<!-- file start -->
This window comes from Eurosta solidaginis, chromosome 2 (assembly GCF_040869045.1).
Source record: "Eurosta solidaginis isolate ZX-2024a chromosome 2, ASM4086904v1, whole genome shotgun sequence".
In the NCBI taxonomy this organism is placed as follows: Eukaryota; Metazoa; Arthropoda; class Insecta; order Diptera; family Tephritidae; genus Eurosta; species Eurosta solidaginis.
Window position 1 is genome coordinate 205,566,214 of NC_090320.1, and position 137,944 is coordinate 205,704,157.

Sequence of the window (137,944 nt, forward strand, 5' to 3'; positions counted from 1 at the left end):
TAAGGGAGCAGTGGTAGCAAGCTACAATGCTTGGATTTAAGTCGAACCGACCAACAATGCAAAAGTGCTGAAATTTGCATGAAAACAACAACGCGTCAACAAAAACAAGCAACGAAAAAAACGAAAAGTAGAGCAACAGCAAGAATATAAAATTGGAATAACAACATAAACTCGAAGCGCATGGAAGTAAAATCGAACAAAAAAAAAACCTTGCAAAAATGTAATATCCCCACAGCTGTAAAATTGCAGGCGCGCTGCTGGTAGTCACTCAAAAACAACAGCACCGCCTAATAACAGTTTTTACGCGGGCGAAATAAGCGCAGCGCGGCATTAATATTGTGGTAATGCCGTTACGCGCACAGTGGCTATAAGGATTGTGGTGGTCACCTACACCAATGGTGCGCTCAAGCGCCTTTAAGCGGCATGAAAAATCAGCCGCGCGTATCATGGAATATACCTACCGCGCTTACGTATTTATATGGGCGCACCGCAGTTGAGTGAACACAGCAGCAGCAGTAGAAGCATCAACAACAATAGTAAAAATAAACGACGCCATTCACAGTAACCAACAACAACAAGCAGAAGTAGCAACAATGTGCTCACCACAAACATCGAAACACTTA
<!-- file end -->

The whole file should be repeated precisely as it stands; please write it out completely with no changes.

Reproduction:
This window comes from Eurosta solidaginis, chromosome 2 (assembly GCF_040869045.1).
Source record: "Eurosta solidaginis isolate ZX-2024a chromosome 2, ASM4086904v1, whole genome shotgun sequence".
In the NCBI taxonomy this organism is placed as follows: Eukaryota; Metazoa; Arthropoda; class Insecta; order Diptera; family Tephritidae; genus Eurosta; species Eurosta solidaginis.
Window position 1 is genome coordinate 205,566,214 of NC_090320.1, and position 137,944 is coordinate 205,704,157.

Sequence of the window (137,944 nt, forward strand, 5' to 3'; positions counted from 1 at the left end):
TAAGGGAGCAGTGGTAGCAAGCTACAATGCTTGGATTTAAGTCGAACCGACCAACAATGCAAAAGTGCTGAAATTTGCATGAAAACAACAACGCGTCAACAAAAACAAGCAACGAAAAAAACGAAAAGTAGAGCAACAGCAAGAATATAAAATTGGAATAACAACATAAACTCGAAGCGCATGGAAGTAAAATCGAACAAAAAAAAAACCTTGCAAAAATGTAATATCCCCACAGCTGTAAAATTGCAGGCGCGCTGCTGGTAGTCACTCAAAAACAACAGCACCGCCTAATAACAGTTTTTACGCGGGCGAAATAAGCGCAGCGCGGCATTAATATTGTGGTAATGCCGTTACGCGCACAGTGGCTATAAGGATTGTGGTGGTCACCTACACCAATGGTGCGCTCAAGCGCCTTTAAGCGGCATGAAAAATCAGCCGCGCGTATCATGGAATATACCTACCGCGCTTACGTATTTATATGGGCGCACCGCAGTTGAGTGAACACAGCAGCAGCAGTAGAAGCATCAACAACAATAGTAAAAATAAACGACGCCATTCACAGTAACCAACAACAACAAGCAGAAGTAGCAACAATGTGCTCACCACAAACATCGAAACACTTA